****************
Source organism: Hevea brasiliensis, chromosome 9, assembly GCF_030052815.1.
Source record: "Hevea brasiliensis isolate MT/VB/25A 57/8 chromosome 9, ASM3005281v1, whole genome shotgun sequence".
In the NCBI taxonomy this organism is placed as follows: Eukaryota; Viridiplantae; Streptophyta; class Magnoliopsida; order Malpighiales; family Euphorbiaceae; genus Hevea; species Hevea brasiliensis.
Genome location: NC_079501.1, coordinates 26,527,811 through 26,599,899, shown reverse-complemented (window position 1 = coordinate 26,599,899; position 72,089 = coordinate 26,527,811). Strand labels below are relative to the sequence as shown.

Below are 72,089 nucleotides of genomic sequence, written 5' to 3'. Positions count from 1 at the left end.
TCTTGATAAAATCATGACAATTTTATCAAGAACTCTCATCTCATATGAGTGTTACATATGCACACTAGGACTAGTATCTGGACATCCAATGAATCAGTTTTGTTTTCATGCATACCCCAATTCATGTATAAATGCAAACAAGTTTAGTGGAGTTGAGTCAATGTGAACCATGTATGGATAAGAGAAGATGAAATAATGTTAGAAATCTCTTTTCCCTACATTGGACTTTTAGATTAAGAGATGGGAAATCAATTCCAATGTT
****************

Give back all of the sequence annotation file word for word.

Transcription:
Source organism: Hevea brasiliensis, chromosome 9, assembly GCF_030052815.1.
Source record: "Hevea brasiliensis isolate MT/VB/25A 57/8 chromosome 9, ASM3005281v1, whole genome shotgun sequence".
In the NCBI taxonomy this organism is placed as follows: Eukaryota; Viridiplantae; Streptophyta; class Magnoliopsida; order Malpighiales; family Euphorbiaceae; genus Hevea; species Hevea brasiliensis.
Genome location: NC_079501.1, coordinates 26,527,811 through 26,599,899, shown reverse-complemented (window position 1 = coordinate 26,599,899; position 72,089 = coordinate 26,527,811). Strand labels below are relative to the sequence as shown.

Below are 72,089 nucleotides of genomic sequence, written 5' to 3'. Positions count from 1 at the left end.
TCTTGATAAAATCATGACAATTTTATCAAGAACTCTCATCTCATATGAGTGTTACATATGCACACTAGGACTAGTATCTGGACATCCAATGAATCAGTTTTGTTTTCATGCATACCCCAATTCATGTATAAATGCAAACAAGTTTAGTGGAGTTGAGTCAATGTGAACCATGTATGGATAAGAGAAGATGAAATAATGTTAGAAATCTCTTTTCCCTACATTGGACTTTTAGATTAAGAGATGGGAAATCAATTCCAATGTT